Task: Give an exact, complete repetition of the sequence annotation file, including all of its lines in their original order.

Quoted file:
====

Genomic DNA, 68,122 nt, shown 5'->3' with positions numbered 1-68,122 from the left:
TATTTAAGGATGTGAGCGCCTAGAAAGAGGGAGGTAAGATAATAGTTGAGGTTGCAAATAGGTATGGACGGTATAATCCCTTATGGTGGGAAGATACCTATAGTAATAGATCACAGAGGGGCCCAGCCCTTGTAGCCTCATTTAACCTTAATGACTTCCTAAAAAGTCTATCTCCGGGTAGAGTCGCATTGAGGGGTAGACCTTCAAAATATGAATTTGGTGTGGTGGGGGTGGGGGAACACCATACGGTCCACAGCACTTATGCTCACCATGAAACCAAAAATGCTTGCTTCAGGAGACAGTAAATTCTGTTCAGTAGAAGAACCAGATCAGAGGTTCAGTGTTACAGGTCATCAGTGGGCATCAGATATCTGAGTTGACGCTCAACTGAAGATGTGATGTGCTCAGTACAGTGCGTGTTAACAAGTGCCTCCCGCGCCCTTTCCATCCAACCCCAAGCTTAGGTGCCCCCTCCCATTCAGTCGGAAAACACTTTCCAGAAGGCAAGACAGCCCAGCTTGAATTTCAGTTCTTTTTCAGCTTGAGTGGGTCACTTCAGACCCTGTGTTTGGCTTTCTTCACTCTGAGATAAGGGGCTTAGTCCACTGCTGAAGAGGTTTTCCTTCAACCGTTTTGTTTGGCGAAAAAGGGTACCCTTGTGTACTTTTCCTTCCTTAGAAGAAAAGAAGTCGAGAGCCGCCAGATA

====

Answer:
Genomic DNA, 68,122 nt, shown 5'->3' with positions numbered 1-68,122 from the left:
TATTTAAGGATGTGAGCGCCTAGAAAGAGGGAGGTAAGATAATAGTTGAGGTTGCAAATAGGTATGGACGGTATAATCCCTTATGGTGGGAAGATACCTATAGTAATAGATCACAGAGGGGCCCAGCCCTTGTAGCCTCATTTAACCTTAATGACTTCCTAAAAAGTCTATCTCCGGGTAGAGTCGCATTGAGGGGTAGACCTTCAAAATATGAATTTGGTGTGGTGGGGGTGGGGGAACACCATACGGTCCACAGCACTTATGCTCACCATGAAACCAAAAATGCTTGCTTCAGGAGACAGTAAATTCTGTTCAGTAGAAGAACCAGATCAGAGGTTCAGTGTTACAGGTCATCAGTGGGCATCAGATATCTGAGTTGACGCTCAACTGAAGATGTGATGTGCTCAGTACAGTGCGTGTTAACAAGTGCCTCCCGCGCCCTTTCCATCCAACCCCAAGCTTAGGTGCCCCCTCCCATTCAGTCGGAAAACACTTTCCAGAAGGCAAGACAGCCCAGCTTGAATTTCAGTTCTTTTTCAGCTTGAGTGGGTCACTTCAGACCCTGTGTTTGGCTTTCTTCACTCTGAGATAAGGGGCTTAGTCCACTGCTGAAGAGGTTTTCCTTCAACCGTTTTGTTTGGCGAAAAAGGGTACCCTTGTGTACTTTTCCTTCCTTAGAAGAAAAGAAGTCGAGAGCCGCCAGATA